So how can marketers start to change behavior through design? Chris gave us three ways in which we can do this.
1. Sensors and Data
An incredibly simple concept of connecting devices and data to activities and products, and interpreting this data to make meaning of it. Data can be in the form of GPS, RFID, images, profiles, status updates, accelerometers… the list goes on. The meaning part is what will change behavior.
Nike+ is an example that is always cited (and so it should be), but think of mint.com that tracks your spending and shows you where you could save, the new Nike shoes that track your steps and feed it into Nike+ or the new electric toothbrush that is connected to your Smartphone and teaches you brushing habits. These are all examples of brands using individual data to alter or manipulate our behavior.
2. Feedback AND feedforward
Chris gave a great example of how Weight Watchers used to be. You will diet like there’s no tomorrow all week, go to Weight Watchers on a Sunday night, get weighed, realize you’ve put on weight, and then spend the next week trying to figure out why. There was no feedback or feedforward.
Now, we have Wifi scales and Apps like Jawbone to track our weight against our own personal goals. It will tell us how we’re progressing but most importantly, GUIDE us to our goals. It takes our individual data and then understands it to be able to give people guidance.
Feedforward is just as important as feedback. I recently saw a new Coke campaign that was a perfect example of this - it showed types of exercises that people can do to burn off the calories of a Coke. Ie: Laugh for 10 minutes or take your dog for a twenty minute walk. Another great example comes from Nike+ again - it’s the ability cue music as you know you’re going up that last hill, or the fact that every ‘like’ on Facebook sends you a cheer in your headphones. That’s just brilliance right there!
3. Framing and Profiling
Finally, framing and profiling is changing the way something is presented to us to change our behavior. Like putting the dessert bar just that little bit further away so it’s out of reach, or in school cafeteria’s displaying the healthy food first.
Ask WHY five times to understand what is the real behavior you’re trying to change
Chris argued the most important part of changing behavior is constantly asking why to understand the underlying motivation. It should be what we’re doing anyway and the role of the agency to continually challenge the client, but understanding the WHY can lead us to different strategies and tactics to change behavior.
For more reading on this topic I would highly recommend Richard Thaler’s book ‘Nudge’ - he also has a blog but doesn’t update it frequently.
SXSW on the street
— Tough questions at ‘Is media too girly?’
“IM GLAD THAT WHILE YOU COULD BE DOING AL GORE, YOU DECIDED TO DO ME”. - Cindy Gallop
FRONT ROW AT ‘THE FUTURE OF PORN’
I thought I would be fine getting to Al Gore an hour early. Wrong. The line spanned the entire length of the convention centre so I quickly re-evaluated my options. The Future of Porn? It’s certainly an intriguing topic and I thought it would surely be interesting. And it certainly falls under the bucket of Art & Inspiration, right? I had zero expectations.
What actually unfolded in front of me (in the front row nonetheless, because you know, as fate has it I couldn’t get a seat to Al Gore but I got front row to the porn one) was the most refreshing argument and point of view that I have heard in a very long time.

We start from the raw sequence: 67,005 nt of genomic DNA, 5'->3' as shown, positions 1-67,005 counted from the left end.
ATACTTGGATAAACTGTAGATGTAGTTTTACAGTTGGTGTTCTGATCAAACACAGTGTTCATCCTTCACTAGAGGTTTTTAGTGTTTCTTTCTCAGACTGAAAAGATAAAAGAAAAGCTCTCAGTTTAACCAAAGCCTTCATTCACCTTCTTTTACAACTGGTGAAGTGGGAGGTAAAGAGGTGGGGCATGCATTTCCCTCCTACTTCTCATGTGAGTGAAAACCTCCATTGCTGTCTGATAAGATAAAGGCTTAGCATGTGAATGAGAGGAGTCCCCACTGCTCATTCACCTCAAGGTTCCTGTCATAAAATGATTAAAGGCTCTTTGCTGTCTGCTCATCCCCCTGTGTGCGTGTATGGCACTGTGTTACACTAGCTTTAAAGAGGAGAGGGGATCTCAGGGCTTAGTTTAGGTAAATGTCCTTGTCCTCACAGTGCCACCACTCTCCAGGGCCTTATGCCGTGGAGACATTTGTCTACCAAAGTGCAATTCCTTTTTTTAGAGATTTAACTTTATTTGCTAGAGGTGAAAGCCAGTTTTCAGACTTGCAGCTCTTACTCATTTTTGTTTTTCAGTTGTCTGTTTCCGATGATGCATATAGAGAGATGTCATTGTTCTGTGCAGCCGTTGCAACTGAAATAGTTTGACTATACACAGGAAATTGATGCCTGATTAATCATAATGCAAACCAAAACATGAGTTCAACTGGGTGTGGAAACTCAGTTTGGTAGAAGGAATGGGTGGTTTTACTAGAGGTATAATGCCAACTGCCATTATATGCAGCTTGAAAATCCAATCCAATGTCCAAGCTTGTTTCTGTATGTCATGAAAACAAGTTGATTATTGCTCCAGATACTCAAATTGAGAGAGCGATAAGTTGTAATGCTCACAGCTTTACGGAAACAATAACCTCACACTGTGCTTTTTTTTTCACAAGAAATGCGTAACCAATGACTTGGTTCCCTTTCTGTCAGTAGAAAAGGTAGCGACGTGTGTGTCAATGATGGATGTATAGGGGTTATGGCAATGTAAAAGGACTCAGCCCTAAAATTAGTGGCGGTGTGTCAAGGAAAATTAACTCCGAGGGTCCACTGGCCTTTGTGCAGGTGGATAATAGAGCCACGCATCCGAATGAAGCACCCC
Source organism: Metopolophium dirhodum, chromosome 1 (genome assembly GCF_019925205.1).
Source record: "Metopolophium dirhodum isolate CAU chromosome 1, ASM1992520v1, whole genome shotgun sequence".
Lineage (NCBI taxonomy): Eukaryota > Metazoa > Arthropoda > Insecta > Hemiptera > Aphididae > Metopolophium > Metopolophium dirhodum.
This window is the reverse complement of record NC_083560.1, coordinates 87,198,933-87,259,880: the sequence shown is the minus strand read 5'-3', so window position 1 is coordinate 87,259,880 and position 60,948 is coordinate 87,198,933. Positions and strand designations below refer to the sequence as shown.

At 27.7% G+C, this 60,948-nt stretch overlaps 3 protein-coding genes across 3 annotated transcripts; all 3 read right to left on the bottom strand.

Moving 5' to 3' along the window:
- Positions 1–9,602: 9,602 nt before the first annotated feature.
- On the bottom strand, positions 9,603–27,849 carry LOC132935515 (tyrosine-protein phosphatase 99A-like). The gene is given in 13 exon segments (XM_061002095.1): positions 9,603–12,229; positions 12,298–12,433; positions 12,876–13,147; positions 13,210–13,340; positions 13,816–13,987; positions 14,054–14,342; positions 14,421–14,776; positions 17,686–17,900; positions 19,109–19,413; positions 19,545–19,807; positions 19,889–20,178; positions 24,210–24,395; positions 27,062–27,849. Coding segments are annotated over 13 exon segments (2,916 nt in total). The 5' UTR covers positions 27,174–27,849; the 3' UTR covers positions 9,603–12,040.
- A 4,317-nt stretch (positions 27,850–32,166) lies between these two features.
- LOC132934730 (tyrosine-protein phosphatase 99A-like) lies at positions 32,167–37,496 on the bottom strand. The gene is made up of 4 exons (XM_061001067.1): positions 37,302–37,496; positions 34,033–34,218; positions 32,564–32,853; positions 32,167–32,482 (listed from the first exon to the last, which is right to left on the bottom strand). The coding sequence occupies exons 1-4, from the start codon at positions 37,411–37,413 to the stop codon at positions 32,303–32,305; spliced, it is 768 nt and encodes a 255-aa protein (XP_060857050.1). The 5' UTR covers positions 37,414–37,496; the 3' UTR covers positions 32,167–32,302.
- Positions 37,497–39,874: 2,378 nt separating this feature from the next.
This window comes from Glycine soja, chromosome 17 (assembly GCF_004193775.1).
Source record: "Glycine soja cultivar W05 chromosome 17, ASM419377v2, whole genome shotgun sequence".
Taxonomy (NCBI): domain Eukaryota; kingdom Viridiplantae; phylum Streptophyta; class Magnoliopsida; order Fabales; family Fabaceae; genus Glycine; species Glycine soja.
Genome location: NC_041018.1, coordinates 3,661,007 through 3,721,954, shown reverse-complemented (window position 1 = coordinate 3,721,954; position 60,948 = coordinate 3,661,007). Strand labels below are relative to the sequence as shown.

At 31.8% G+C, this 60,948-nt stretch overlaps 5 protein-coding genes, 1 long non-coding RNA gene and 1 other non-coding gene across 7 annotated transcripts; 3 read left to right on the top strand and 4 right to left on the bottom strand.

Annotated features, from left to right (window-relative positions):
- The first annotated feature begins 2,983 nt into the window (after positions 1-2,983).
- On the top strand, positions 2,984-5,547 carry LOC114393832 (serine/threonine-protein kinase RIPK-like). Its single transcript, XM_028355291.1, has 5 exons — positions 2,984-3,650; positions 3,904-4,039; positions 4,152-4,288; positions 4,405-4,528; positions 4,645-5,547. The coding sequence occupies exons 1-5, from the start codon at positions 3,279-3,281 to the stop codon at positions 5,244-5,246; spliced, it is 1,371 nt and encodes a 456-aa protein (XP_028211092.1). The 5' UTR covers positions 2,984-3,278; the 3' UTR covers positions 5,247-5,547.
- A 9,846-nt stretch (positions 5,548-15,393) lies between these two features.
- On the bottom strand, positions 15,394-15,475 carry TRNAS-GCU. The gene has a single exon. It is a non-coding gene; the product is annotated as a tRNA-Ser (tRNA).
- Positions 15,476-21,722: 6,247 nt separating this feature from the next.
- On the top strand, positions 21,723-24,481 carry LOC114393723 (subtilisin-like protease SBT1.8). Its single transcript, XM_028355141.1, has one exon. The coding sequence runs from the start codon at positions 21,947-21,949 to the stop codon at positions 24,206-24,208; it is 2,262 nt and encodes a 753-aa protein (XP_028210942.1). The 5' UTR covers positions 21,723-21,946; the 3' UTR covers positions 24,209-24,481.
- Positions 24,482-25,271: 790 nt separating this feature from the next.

It wasn’t as the name might suggest, a bunch of porn videos. It was a bold entrepreneur named Cindy Gallop, the founder of makelovenotporn.com - a website that publishes real world porn videos submitted by users. The site has just come out of beta but the initial success of it has led to makelovenotporn.tv - a porn channel.
The conception of the site was an interesting story. Cindy opened by saying she loves having sex with younger men. But what she was baffled by was their complete false perception of what women want and what sex should be like. In getting to the root of this, she learnt of the amount of porn young men watch. She learnt of how much it deludes their sense of reality because, lets face it, porn is not real life. It’s a false environment where women’s bodies are one shape, men’s Crown Jewels are a certain size and women orgasm in three minutes.
When I started thinking about it and the more Cindy talked, the more it became apparent that the falsity of porn has a lot to answer for. Condoms are non-existent, women are degraded and violent behavior is promoted. The average age of someone who first views hardcore porn is 8 years old. This is their first experience of sex. And this is where our generation are learning sexual etiquette from?!
PROBLEM: PORN IS OUR GENERATION’S SEXUAL EDUCATION.
Cindy’s vision for makelovenotporn.com was to solve this problem. It is to be part entertainment, part education. Its model is social by design - content is crowd sourced, moderated for any inappropriate content, and posted. Viewers rent a video for $5, of which the ‘real life stars’ get 50% of the cut. Viewers can rate videos, curate their own playlist…you get the picture. But the power of the site is redefining the misconception sex. It is being used as sexual education in schools and by parents who don’t know how to approach the topic with children. It’s showing people that hey, condoms don’t need to be awkward and this is how women should be treated. And of course, a few people are finding some pleasure from it too.
I loved this talk for its brutal honesty, for its fresh perspective and for someone opening up the conversation about something that is so taboo but yet, is one of the most important parts of our lives! Its something businesses and people have shun away from for so long and avoided talking about. As Cindy brilliantly remarked, ‘It’s not that porn degrades women, it’s business that degrades porn’.
What I took away from this talk isn’t really about porn at all. It’s that changing behavior that is deeply embedded requires a new perspective. It means understanding the absolute core of a problem (to Cindy it wasn’t that young men had bad sexual habits, it was that their only form of education was porn), and addressing that. And as much as technology has created these misconceptions, it’s also the most potent tool is changing them.
For anyone who wants to view Cindy’s highly regarded TEDTalk, you can view it here (WARNING! EXPLICIT LANGUAGE!):
The brilliant Cindy Gallop in her leather and glory. A post may be coming, if I get the ok…. A very insightful talk about porn’s influence on culture and where it’s heading.
Well, this should be interesting….